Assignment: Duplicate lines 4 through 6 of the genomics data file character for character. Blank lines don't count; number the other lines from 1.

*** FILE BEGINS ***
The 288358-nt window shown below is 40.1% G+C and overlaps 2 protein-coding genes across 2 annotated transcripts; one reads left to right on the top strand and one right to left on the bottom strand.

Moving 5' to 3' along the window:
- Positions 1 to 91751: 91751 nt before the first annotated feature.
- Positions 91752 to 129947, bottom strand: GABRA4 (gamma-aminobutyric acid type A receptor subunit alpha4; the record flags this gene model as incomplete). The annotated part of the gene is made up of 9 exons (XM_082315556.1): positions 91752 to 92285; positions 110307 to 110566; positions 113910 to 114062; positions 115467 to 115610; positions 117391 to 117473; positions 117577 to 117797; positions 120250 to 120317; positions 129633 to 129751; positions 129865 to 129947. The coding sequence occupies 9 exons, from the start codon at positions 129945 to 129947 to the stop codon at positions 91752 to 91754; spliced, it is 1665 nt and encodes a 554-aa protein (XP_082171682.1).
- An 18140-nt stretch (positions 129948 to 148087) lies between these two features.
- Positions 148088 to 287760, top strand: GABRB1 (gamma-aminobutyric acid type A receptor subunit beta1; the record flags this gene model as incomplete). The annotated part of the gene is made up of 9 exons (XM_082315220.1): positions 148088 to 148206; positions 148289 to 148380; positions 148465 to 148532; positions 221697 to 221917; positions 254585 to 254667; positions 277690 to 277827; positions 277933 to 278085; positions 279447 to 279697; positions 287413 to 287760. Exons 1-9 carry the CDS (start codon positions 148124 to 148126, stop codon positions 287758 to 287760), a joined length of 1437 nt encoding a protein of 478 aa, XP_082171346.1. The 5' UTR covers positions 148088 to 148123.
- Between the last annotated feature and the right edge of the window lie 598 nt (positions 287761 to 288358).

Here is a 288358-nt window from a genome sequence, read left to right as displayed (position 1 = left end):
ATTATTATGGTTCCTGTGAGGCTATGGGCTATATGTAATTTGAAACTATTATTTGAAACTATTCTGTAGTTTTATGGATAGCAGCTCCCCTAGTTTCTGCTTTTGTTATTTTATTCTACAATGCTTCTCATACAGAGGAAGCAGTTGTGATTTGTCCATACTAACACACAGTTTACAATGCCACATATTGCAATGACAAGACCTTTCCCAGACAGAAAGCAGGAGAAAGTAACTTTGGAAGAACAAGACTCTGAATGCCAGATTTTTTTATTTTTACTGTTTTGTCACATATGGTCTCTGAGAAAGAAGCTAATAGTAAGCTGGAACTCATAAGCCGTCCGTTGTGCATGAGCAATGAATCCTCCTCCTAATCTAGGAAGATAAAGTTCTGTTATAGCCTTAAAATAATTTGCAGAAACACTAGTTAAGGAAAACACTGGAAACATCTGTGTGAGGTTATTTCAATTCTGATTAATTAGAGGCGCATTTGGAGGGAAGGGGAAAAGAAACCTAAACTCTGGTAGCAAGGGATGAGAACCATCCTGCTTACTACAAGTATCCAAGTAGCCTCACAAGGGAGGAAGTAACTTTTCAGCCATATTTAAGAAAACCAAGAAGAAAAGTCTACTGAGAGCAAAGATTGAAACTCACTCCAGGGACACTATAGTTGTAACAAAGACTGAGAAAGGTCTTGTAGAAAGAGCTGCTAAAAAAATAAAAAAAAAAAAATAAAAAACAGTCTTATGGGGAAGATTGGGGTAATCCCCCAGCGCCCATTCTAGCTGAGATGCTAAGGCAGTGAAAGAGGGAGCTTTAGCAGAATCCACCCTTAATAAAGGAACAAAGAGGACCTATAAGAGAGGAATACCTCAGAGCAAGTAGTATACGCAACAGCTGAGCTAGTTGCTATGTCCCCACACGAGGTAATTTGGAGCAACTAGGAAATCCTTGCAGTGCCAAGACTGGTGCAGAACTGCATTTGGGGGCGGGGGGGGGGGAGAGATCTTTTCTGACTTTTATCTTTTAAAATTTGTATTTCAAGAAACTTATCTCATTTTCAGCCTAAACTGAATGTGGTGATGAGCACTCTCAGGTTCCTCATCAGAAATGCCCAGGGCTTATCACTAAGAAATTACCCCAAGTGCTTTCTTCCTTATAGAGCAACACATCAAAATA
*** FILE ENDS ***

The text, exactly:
- Positions 91752 to 129947, bottom strand: GABRA4 (gamma-aminobutyric acid type A receptor subunit alpha4; the record flags this gene model as incomplete). The annotated part of the gene is made up of 9 exons (XM_082315556.1): positions 91752 to 92285; positions 110307 to 110566; positions 113910 to 114062; positions 115467 to 115610; positions 117391 to 117473; positions 117577 to 117797; positions 120250 to 120317; positions 129633 to 129751; positions 129865 to 129947. The coding sequence occupies 9 exons, from the start codon at positions 129945 to 129947 to the stop codon at positions 91752 to 91754; spliced, it is 1665 nt and encodes a 554-aa protein (XP_082171682.1).
- An 18140-nt stretch (positions 129948 to 148087) lies between these two features.
- Positions 148088 to 287760, top strand: GABRB1 (gamma-aminobutyric acid type A receptor subunit beta1; the record flags this gene model as incomplete). The annotated part of the gene is made up of 9 exons (XM_082315220.1): positions 148088 to 148206; positions 148289 to 148380; positions 148465 to 148532; positions 221697 to 221917; positions 254585 to 254667; positions 277690 to 277827; positions 277933 to 278085; positions 279447 to 279697; positions 287413 to 287760. Exons 1-9 carry the CDS (start codon positions 148124 to 148126, stop codon positions 287758 to 287760), a joined length of 1437 nt encoding a protein of 478 aa, XP_082171346.1. The 5' UTR covers positions 148088 to 148123.